Japan Real Time Charts and Data

Edward Hugh is only able to update this blog from time to time, but he does run a lively Twitter account with plenty of Japan related comment. He also maintains a collection of constantly updated Japan data charts with short updates on a Storify dedicated page Is Japan Once More Back in Deflation?

Wednesday, July 06, 2011

Japan riddled with toxic waste sites

Alex Kerr, in the book Dogs and Demons, documents how Japan has “only the most primitive regulation of toxic waste” (p. 57), and for comparison describes how “There are more than a thousand controlled hazardous substances in the United States” where as in Japan “only a few dozen substances were subject to government controls” (p. 58).

Further, “Japanese laws do not call for environmental-impact studies before towns or prefectures approve industrial projects. In having no environmental-impact law, Japan is alone among the twenty eight members of the…OECD”. (p. 58)

Kerr goes on to describe how Japan’s “industrial policy factored waste treatment out of the equation. There are few legal or monetary costs for poisoning the environment, and Japanese companies have consequently felt no need to develop techniques for handling wastes”. (p. 65)

A United Nations document backs up this analysis, stating that:

“In the 1970s the production of iron and steel along the shores of the Inland Sea reached 70 million tons, an amount equal to that produced by France and the United Kingdom combined. Daily processing of petroleum reached over 1,600,000 barrels, equal to the production levels of the United Kingdom. Petroleum chemistry brought the production of 1,800,000 tons of ethylene annually, with this also equalling British output. The Inland Sea has an area of about 17,000 square kilometres, which is about the same size as Lake Ontario, the smallest of the five great lakes in the USA. All of this production capacity was concentrated in this area and, in the 1960s, pollution-prevention technologies were very little used; as a result the problems of air and water pollution were serious in the extreme. In the case of Tokyo Bay, an area which is one-tenth the size of the Inland Sea, the production of ethylene from the concentrated petrochemical industries was 1,500,000 tons annually, which is very close to the total production in and around the Inland Sea.”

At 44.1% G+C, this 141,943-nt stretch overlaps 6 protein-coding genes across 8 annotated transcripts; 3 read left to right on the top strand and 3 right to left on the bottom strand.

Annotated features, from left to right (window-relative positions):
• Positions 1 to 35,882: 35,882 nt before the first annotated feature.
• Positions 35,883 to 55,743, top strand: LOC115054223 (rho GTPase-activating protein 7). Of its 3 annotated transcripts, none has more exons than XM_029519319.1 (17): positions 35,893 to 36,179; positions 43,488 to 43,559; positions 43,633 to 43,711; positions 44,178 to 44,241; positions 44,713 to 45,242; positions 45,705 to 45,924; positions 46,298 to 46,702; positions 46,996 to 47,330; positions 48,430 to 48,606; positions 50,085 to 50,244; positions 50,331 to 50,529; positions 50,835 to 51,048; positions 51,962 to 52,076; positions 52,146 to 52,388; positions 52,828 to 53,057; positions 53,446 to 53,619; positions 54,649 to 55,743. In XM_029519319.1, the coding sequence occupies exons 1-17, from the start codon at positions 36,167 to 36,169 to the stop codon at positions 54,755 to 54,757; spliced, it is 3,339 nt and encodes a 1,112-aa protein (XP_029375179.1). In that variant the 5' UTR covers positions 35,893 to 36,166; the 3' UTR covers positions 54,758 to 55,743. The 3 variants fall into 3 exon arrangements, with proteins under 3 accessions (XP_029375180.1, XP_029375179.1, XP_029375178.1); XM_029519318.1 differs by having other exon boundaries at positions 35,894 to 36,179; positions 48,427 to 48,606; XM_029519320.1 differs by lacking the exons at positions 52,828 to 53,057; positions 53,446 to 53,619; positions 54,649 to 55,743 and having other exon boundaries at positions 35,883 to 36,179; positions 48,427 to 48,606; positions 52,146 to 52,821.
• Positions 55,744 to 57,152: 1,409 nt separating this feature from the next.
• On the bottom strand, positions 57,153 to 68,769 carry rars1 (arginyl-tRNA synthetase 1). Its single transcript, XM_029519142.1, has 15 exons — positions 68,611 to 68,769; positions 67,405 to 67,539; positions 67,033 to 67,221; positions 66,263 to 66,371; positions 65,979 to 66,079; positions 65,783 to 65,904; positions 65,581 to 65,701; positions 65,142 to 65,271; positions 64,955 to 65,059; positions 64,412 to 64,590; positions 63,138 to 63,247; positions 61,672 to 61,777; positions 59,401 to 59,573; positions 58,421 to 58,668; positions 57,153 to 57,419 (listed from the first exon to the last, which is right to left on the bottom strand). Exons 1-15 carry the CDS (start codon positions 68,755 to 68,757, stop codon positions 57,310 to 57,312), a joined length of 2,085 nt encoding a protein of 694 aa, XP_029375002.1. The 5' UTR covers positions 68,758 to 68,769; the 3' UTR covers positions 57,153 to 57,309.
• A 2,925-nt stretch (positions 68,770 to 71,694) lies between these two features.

The UN report continues noting that:

“corporations, local and national governments, and city administrators lacked the wisdom and understanding necessary to prevent serious environmental problems. During the high-economic-growth period, production efficiency was the primary concern in the uncritical and rapid adaptation of new technologies. This stance resulted in unprecedented damage to natural ecosystems and to human health and well-being.”

One aspect of Japan’s rise to industrial competitiveness with the USA can reasonably said to have been the avoidance of environmental protection costs. It was certainly difficult for American manufacturers required to incorporate the costs of waste handling into their product prices to compete with Japanese equivalents.

China is operating with a model similar to that of Japan; that is to say it is ignoring the costs of rampant environmental and health destruction in order to maintain export levels to the rest of the world.